so it will copy the files of the filenames inside the optiexp.txt and then it will look into the common.cfg.

If common.cfg now contains two lines as below:

common.txt
all.txt

LA will copy files of filenames listed inside common.txt and all.txt from the system drive to the .dsk image file.
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Post at 6-11-2008 14:17  Profile | Blog | P.M. 
By pressing the selection buttons described above, LA will not only copy the files (on the system drive) listed in the *.txt files into the .dsk image file; it will also copy files so far accessed since the system starts up.

So by pressing the Mini System button, it will give you a .dsk image file containing files accessed since the system starts up until you press the button.

So the longer the time you use the system since it starts up that session, the more files will be included into the Mini System image file.

Therefore if you really want to have a very small system image file for use, you could reboot your system and then after it starts up again, you immediately run up LA and press the Mini System button.

If you find this minimal system no good for use, then you could use your system as you wish until the point you are satisfied and you could then press the Mini System button. It will build a bigger system image file for you which contains the files you often use with your system.

To let you build a system that is more useful and you could easily customize it afterwards, the automake.cfg now contains the following entries:

automake.txt
storage.txt
usbstor.txt
vshadow.txt
ie.txt
flash.txt
msi.txt
dsound.txt
sundry.txt
cpl.cfg

automake.txt is a blank file, containing no filenames to be copied.

storage.txt contains filenames that are needed for atapi storage.

usbstor.txt contains filenames that are needed for usb storage.

vshadow.txt contains filenames that are needed for vshadow services.

ie.txt contains filenames that are needed for using internet explorer to access the internet.

flash.txt contains the filename of an ActiveX Control for displaying flash.

msi.txt contains filenames that are needed for running *.msi files.

dsound.txt contains filenames that are needed for using dsound.

sundry.txt contains some other filenames that may be of use.

cpl.cfg contains entries of:

cpl.txt
appsman.txt
compman.txt

for using 2 Control Panel tools:

Add or Remove Programs (appsman.txt)

Computer Management inside Administrative Tools (compman.txt)

cpl.cfg illustrates how the concept of component filelists is implemented.

cpl.txt contains filenames of files that are required by both [Add or Remove Programs] and [Computer Management], so are taken out to be put into a common filelist file inside cpl.cfg, the configuration filelist file for the Control Panel component.

You could experiment to add into cpl.cfg other filelist files for other Control Panel tools.

The filelist files (*.txt) and configuration filelist file (*.cfg) included in dala.zip package are just sample files on which you could further make improvement if required.

If you do not need any of the above component files, you could remove the corresponding entry/entries from automake.cfg.

For example, some people may wish to disable the use of usb storage in their system. Then they could remove usbstor.txt from automake.cfg to do so.
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Post at 6-11-2008 14:20  Profile | Blog | P.M. 
After the .dsk image file is made for you, you could exit LA and then reboot your machine and go into the grub4dos menu.

You will find 4 more Titles are listed there for the .dsk image file you have just made.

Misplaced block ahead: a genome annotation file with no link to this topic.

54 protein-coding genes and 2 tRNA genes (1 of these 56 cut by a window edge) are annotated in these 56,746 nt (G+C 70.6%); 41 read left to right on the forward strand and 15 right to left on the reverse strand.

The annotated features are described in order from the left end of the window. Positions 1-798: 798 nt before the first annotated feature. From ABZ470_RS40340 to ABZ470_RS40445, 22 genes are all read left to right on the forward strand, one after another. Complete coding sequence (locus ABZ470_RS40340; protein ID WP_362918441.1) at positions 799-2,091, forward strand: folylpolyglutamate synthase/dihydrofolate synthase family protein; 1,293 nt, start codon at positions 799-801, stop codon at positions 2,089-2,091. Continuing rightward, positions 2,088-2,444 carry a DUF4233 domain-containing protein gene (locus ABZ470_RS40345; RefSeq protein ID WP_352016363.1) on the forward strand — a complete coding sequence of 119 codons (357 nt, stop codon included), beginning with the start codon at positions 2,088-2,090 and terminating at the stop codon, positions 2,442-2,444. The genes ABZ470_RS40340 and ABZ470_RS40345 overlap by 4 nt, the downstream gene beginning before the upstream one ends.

So you could select each of these Titles for booting and see which one is good for your use.

Most machines will succeed with the 2 Titles using memdisk raw for booting.
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Post at 6-11-2008 14:28  Profile | Blog | P.M. 
If you boot up the image file, it stops at a black screen telling loading booting code, you could go back booting up into Windows on hard disk and try to run up bootimage.exe inside the g4dimdiskerunt folder and select the .dsk image file again. This will help putting the bootcode into the .dsk image file for use.

If you could not go back booting up into Windows on hard disk, you could reboot and go to select the grub4dos menu and then select the first Title inside the menu:

reboot from hard disk ntldr

and then select booting into Windows again when you are presented with the boot.ini menu again.

If after booting up the .dsk image file again, Windows informs you on a black screen that a certain file is missing, you could write down the filename and its path and then copy such file from your system drive into the .dsk image file for booting again.

And you could also include such lines of filenames into:

wdlst.cfg

for inclusion of such files in future builds.
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Post at 6-11-2008 14:59  Profile | Blog | P.M. 
If it fails after you select Windows in the boot.ini menu, it will probably be due to some bugs found inside the drivers of some specific video card.

You could go back to run your system from hard disk and then use the control panel and the system tool to remove the video card driver you are using.

After removing the specific video card driver and without rebooting, you could now make the .dsk image file again using LA.

The .dsk system image file thus made when booted up will use the standard video card driver that comes with the setup cd when the system is first setup.

You may then have to go to your video card manufacturer to see if they have a fix for you or you go to find if there are good universal video card drivers for use with your specific video card.
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Post at 14-11-2008 16:20  Profile | Blog | P.M. 
Another common cause for failure is that your windows system on hard disk is not installed in the first primary partition of the hard disk.

If it is so, you have to re-install your windows system onto the first primary partition of your hard disk to make it easy for you to make a bootable .dsk image file for use.